36. Separate groups are used in research when one is interested in evaluating different levels of variables that are introduced initially to the subject(s) who have not previously been exposed to any experimental phase.  Can you think of another way this couldbe accomplished, other than separating participants into two differentgroups?
    You can use the same groups just randomize the order of treatments
  37. Why is steady state responding not necessarilyindicative of the independent variable being applied accurately?
    The fallacy of affirming the consequence

    If the IV is functionally related to the DV  then the DV will have a steady state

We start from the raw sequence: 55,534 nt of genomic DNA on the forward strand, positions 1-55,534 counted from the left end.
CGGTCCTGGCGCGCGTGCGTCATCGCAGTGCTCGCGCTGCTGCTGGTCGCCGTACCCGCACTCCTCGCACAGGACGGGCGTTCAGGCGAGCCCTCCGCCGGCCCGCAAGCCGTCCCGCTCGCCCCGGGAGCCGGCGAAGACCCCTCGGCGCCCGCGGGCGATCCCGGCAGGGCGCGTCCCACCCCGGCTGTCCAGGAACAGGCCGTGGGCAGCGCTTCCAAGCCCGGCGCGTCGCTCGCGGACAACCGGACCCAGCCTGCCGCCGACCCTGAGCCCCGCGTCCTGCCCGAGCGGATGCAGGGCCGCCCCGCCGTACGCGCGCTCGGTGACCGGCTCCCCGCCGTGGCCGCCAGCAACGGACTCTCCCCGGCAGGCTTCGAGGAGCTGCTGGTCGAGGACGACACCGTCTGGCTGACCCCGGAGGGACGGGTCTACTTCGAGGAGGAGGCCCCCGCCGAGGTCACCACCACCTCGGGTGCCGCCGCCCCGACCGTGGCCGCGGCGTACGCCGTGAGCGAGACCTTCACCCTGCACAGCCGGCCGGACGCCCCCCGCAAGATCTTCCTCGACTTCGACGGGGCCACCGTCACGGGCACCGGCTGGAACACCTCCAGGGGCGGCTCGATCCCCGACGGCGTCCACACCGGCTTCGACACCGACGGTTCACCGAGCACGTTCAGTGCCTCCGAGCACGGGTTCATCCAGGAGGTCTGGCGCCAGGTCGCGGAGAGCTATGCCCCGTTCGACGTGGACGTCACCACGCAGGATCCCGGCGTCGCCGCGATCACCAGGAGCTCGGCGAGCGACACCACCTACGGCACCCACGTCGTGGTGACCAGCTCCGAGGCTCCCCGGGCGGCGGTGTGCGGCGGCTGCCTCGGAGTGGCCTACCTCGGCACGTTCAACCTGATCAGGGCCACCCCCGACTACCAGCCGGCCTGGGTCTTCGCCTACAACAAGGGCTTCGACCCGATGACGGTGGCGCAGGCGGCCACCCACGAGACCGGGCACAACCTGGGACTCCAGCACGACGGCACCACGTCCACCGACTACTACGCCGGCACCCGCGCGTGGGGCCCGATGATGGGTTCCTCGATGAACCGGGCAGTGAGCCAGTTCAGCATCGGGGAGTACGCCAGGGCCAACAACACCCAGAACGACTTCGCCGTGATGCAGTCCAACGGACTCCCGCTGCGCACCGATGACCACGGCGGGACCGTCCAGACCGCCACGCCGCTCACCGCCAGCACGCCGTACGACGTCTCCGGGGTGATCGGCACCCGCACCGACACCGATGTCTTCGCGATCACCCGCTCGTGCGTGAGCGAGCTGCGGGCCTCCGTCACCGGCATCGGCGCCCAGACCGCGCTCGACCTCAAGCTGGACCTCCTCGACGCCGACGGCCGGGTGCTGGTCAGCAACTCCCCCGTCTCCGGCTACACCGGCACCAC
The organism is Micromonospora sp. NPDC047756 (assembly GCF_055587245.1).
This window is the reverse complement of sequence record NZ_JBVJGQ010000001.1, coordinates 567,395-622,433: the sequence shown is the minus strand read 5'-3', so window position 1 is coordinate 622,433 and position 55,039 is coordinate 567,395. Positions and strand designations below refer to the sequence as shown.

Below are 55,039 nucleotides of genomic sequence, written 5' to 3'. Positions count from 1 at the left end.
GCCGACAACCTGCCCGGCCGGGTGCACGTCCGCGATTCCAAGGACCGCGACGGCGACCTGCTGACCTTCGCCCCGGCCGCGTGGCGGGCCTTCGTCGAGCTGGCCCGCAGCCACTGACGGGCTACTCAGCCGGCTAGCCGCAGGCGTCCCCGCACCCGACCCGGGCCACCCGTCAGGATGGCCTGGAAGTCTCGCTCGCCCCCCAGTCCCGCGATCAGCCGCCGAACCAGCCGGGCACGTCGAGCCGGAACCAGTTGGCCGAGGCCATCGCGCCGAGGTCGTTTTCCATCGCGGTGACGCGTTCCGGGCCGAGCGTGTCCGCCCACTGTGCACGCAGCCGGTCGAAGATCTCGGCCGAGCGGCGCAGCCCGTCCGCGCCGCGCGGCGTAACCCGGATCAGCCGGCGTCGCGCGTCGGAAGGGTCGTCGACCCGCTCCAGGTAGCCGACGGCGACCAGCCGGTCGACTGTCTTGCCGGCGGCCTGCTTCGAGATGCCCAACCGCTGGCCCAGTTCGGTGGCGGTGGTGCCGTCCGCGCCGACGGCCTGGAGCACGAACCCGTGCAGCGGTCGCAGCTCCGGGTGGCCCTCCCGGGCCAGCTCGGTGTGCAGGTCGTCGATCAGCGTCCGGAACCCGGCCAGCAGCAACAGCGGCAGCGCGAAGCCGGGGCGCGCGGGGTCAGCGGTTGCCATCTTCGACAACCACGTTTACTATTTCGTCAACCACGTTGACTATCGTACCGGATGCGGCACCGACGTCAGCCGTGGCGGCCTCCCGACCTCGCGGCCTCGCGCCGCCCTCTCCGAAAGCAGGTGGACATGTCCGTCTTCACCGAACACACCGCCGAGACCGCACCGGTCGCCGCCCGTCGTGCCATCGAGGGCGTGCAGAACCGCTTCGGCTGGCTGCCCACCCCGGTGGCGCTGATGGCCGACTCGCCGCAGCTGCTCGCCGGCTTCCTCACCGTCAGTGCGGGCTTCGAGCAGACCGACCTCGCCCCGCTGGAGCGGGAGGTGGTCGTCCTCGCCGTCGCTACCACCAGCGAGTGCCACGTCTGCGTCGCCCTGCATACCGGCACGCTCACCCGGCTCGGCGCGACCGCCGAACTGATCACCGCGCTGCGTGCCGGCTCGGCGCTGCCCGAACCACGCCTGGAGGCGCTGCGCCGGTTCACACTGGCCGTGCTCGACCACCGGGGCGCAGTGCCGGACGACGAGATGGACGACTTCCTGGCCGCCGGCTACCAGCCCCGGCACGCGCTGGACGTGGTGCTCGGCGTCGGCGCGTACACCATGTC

DV responding is steady thus the IV must have been applied accurately
  38. Explain why anticipated changes in behavior when the treatment variable is applied do not necessarily indicate a robust functional relationship.
    because the experimenter must prove that those changes in the DV are a product of IV manipulation and nothing else
  39. Explain why discontinuous sampling methods may be contraindicated for small treatment effects.
    because it increased the likelihood of false negative interpretations of a functional relations
  40. How can a functional relationship be demonstrated using a non-concurrent multiple baseline
    use more baseline phases

    mini reversals

    number of datapoint during baseline